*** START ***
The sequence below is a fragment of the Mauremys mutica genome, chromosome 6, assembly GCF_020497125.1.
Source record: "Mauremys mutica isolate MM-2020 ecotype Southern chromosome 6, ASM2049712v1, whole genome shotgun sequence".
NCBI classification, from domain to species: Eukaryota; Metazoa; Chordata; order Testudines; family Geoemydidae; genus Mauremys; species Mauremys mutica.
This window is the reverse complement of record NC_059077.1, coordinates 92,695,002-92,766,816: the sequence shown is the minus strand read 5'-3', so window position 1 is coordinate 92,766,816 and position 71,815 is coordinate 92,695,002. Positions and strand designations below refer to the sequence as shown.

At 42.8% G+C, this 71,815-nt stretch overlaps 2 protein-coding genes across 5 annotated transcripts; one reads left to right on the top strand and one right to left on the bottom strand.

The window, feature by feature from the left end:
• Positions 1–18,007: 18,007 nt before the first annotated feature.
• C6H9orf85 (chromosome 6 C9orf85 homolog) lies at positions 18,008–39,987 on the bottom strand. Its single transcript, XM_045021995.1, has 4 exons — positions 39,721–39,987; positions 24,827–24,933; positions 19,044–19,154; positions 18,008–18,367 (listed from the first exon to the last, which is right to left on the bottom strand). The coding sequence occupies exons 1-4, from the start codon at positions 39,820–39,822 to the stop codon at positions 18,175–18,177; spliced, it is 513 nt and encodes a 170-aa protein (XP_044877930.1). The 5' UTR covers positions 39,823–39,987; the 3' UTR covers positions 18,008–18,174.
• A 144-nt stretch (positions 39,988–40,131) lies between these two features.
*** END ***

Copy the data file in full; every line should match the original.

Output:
The sequence below is a fragment of the Mauremys mutica genome, chromosome 6, assembly GCF_020497125.1.
Source record: "Mauremys mutica isolate MM-2020 ecotype Southern chromosome 6, ASM2049712v1, whole genome shotgun sequence".
NCBI classification, from domain to species: Eukaryota; Metazoa; Chordata; order Testudines; family Geoemydidae; genus Mauremys; species Mauremys mutica.
This window is the reverse complement of record NC_059077.1, coordinates 92,695,002-92,766,816: the sequence shown is the minus strand read 5'-3', so window position 1 is coordinate 92,766,816 and position 71,815 is coordinate 92,695,002. Positions and strand designations below refer to the sequence as shown.

At 42.8% G+C, this 71,815-nt stretch overlaps 2 protein-coding genes across 5 annotated transcripts; one reads left to right on the top strand and one right to left on the bottom strand.

The window, feature by feature from the left end:
• Positions 1–18,007: 18,007 nt before the first annotated feature.
• C6H9orf85 (chromosome 6 C9orf85 homolog) lies at positions 18,008–39,987 on the bottom strand. Its single transcript, XM_045021995.1, has 4 exons — positions 39,721–39,987; positions 24,827–24,933; positions 19,044–19,154; positions 18,008–18,367 (listed from the first exon to the last, which is right to left on the bottom strand). The coding sequence occupies exons 1-4, from the start codon at positions 39,820–39,822 to the stop codon at positions 18,175–18,177; spliced, it is 513 nt and encodes a 170-aa protein (XP_044877930.1). The 5' UTR covers positions 39,823–39,987; the 3' UTR covers positions 18,008–18,174.
• A 144-nt stretch (positions 39,988–40,131) lies between these two features.